We ended our trip with a long walk back to our apartel. Along the way, we passed by this giant head of Franz Kafka (he’s from Prague) and this Dancing House.


This is pretty inconsequential, as far as travel blogging goes. But I really liked this service from Bageterie Boulevard, a pretty famous fast food shop in Prague. After you order, the screen counts down the number of minutes you have left to wait for your food. #Innovation


Another thing I noticed was the number of Thai Massage places in the area. It’s something I’d notice later on in almost all European cities we visited. From an economics perspective, I’m wondering… how did that demand come about? I’d understand why massages would be attractive for tourists, but why or how Thai Massages in particular?


*Most other days, we ate food from supermarkets.


Last personal note: what I liked about Prague best –specific to this trip– was that this was the time when we were still a bit fresh and energized. We had time to talk about things and also really relax and enjoy the new city. A couple of weeks later and we were already exhausted, strangely, by our vacation.


Overall impression. Drenched in history and not much else, except maybe beer and currywurst. Great if you want to remember why Germans can be so polite today. 


The two German countries I’ve been to –Munich and Koln– gave the vague impression of meritocracy and automated innovation. You’d visit and say, “ah yes, this is the place where BMWs and Volkswagen cars are made”. Berlin, on the other hand, kind of just hits you in the face with history. Most of it from the 20th century.


Aside: It wouldn’t be intercity travelling if we didn’t take a train. We took a DB train from Prague to Berlin, and we were welcomed by a large central station… and absolutely nothing. It was a Sunday and everything was closed.


For our first day proper, we took the train to the city center (we lived in Berlin-Charlottenburg) after a quintessential continental breakfast at the small hotel we were staying at.

Our first stop was the Brandenburger Tor, which was also the meeting place for our walking tour. There was a whole story about the Germans and the French and the statue atop the gate, though I can’t quite tell it myself. One of the hotels lining Pariser Platz is apparently infamous for the Michael-Jackson-hanging-a-baby thing. Wild.

The walking tour took us through many places. A few metres away from the gate was the Memorial to the Murdered Jews of Europe. The place was sobering, and thought-provoking. You have the freedom to interpret the architecture of the monuments. Our tour guide in Prague, for example, said the differing heights of the stones mimic the structure of an old cemetery in Prague’s Jewish quarter, where people had to be buried on top of each other.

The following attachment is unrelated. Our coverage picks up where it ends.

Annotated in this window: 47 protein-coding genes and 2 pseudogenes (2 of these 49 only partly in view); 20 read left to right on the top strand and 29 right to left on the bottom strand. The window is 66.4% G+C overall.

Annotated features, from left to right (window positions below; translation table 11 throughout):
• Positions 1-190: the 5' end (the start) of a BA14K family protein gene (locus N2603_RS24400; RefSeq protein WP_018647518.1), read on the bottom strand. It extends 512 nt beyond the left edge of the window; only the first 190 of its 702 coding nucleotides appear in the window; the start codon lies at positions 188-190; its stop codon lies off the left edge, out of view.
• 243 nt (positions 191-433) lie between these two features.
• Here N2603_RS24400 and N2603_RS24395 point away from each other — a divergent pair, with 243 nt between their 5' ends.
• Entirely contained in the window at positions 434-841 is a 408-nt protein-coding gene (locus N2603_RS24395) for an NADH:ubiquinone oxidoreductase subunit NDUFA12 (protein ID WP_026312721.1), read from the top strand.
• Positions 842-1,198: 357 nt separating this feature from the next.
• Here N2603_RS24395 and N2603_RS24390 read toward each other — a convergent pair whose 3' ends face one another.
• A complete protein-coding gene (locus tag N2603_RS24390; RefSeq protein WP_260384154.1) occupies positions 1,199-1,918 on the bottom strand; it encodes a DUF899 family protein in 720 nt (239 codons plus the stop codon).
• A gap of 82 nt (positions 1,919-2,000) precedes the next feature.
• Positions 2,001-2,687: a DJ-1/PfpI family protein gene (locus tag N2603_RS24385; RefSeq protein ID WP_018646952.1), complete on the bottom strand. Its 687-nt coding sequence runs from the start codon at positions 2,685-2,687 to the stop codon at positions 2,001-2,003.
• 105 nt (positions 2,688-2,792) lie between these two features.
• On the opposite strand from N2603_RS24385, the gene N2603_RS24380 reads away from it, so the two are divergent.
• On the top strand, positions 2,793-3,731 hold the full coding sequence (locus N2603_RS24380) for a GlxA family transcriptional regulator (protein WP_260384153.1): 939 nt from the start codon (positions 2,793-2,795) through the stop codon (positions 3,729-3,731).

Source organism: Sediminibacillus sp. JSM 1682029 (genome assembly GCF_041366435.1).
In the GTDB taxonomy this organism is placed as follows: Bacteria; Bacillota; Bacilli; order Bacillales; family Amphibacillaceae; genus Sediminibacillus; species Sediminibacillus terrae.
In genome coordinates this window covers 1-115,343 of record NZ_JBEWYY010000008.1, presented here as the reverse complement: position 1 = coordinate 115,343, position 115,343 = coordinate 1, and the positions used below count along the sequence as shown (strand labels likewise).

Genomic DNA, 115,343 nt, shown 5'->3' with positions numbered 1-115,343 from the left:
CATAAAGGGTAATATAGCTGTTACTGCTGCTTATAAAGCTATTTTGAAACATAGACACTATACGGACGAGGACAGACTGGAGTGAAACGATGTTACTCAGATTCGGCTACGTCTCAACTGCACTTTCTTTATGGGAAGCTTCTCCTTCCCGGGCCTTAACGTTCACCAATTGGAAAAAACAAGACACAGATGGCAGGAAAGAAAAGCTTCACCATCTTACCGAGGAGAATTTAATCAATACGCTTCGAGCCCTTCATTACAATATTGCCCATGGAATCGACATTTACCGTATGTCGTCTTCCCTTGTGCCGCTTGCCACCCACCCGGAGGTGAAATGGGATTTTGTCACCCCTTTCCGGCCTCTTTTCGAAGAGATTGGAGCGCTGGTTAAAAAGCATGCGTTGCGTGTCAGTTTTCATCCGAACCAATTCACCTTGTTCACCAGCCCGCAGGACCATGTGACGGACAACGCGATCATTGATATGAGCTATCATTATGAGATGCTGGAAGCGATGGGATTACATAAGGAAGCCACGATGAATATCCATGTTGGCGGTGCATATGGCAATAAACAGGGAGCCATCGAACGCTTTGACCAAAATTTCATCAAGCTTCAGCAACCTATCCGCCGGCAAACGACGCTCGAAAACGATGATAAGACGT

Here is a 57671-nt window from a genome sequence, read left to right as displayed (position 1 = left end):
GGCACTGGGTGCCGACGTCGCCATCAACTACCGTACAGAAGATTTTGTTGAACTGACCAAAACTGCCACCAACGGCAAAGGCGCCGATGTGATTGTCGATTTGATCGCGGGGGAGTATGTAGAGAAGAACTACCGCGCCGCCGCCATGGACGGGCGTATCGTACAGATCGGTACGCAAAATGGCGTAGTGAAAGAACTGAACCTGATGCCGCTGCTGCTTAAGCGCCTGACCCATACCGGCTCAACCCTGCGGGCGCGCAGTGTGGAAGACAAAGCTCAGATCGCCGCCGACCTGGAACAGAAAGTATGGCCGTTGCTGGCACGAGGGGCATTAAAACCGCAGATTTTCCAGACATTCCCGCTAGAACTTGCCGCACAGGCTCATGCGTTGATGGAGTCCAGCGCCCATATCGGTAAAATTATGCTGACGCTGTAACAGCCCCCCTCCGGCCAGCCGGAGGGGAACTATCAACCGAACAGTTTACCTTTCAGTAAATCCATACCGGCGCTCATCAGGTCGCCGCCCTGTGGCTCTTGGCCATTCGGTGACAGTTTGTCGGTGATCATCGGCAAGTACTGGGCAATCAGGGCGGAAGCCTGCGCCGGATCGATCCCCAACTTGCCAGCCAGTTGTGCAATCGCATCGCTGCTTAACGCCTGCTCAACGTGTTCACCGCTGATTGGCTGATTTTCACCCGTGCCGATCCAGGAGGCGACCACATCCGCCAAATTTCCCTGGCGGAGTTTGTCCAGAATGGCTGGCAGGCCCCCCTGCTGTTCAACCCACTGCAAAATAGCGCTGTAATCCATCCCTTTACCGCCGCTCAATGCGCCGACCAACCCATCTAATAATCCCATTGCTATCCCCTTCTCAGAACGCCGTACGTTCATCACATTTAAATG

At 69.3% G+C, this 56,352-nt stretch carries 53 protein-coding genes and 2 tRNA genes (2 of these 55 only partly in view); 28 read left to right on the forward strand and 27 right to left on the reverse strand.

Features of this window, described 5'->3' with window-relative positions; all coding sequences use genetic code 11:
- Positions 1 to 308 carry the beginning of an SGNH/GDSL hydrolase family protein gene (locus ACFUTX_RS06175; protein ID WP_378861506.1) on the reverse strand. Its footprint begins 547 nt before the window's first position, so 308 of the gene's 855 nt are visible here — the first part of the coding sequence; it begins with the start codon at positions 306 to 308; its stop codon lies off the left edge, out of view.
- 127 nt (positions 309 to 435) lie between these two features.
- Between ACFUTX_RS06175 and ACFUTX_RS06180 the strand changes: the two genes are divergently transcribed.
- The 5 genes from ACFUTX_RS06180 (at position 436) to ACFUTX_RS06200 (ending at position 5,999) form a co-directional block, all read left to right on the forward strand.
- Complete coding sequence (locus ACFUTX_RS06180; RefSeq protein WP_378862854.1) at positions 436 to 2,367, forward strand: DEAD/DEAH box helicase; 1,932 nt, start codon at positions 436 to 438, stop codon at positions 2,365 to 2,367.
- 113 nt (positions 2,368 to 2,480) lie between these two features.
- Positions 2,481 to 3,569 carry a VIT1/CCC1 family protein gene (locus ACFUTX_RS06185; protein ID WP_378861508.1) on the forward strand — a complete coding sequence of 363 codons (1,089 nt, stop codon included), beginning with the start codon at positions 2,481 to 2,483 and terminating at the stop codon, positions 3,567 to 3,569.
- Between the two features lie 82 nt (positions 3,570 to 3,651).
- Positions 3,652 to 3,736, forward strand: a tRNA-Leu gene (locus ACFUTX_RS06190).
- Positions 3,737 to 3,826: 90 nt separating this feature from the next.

There’s also a museum beneath it that you should definitely visit. There are collections of handwritten letters and other mementos from individuals who were facing certain death, and from families who were torn apart. It was moving and all kinds of saddening.


At the park (the Tiergarten) across the memorial, there was one specific monument dedicated to the lesbians and gays persecuted under the Nazi regime. You can see a video playing if you peer through the window.


We also visited the old Nazi Germany Ministry of Aviation, which stands right near a portion of the Berlin Wall. What’s interesting about it is that a family living in East Germany –the Holzapfels– was able to climb to the top floor of the building and zipline over the Wall and to freedom. Nazi Officers allegedly thought they were spies on an approved covert operation, and so they weren’t stopped.

A free exhibit, Topographie Des Terrors, can be found a minute’s walk across the building.


We weren’t able to go to the East Side Gallery. But portions of the Berlin Wall stand throughout the city. According to our guide, the Wall reportedly –and hilariously– fell because of a spokesperson who mistakenly declared it due for a knock down.


For our last full day in Berlin, we caught a free lunchtime performance of some members of the Berlin Philharmonic (one of the best in the world). While I am not an avid classical music enthusiast, I found the 45-minute program relaxing (maybe even too relaxing).


We also stopped by the Reichstag. My pictures can’t do it justice; you can’t even see the large viewing dome on top of the government building. We also passed through a historical museum  (which had free admittance due to some sort of holiday), the Berliner Dom (which had a 7 Euro entrance fee, so no thanks), and a sign warning people to be wary of pickpockets.

Currywurst stop while walking around Berlin, and ice cream from a cute cart near Brandenburger Tor.

I keep seeing this bear around.


I missed blogging! I haven’t posted anything ~~substantial~~ in ages (I’m getting way too fond of this ~ symbol, whatever it is). Travel, studies and doing nothing has been keeping my queue empty!

I just finished taking my econ finals, and med school proper starts next week. Hopefully I’ll have the time to finish this series soon.

This is basically my face thinking about econ:


^I seriously love econ. I like figuring out why something happens. But the whole studying and examining part can be so exhausting. Also: chapped lips, bare face, prague. I recommend (1) lip balm and (2) not waiting for a night skyline shot that will never come.

My sister also blogged about this trip.


Talk to me in the comments~~ or follow me on Instagram! 

One Comment Add yours

  1. Yayyy! Thankfully, you write in more detail. HAHAHA.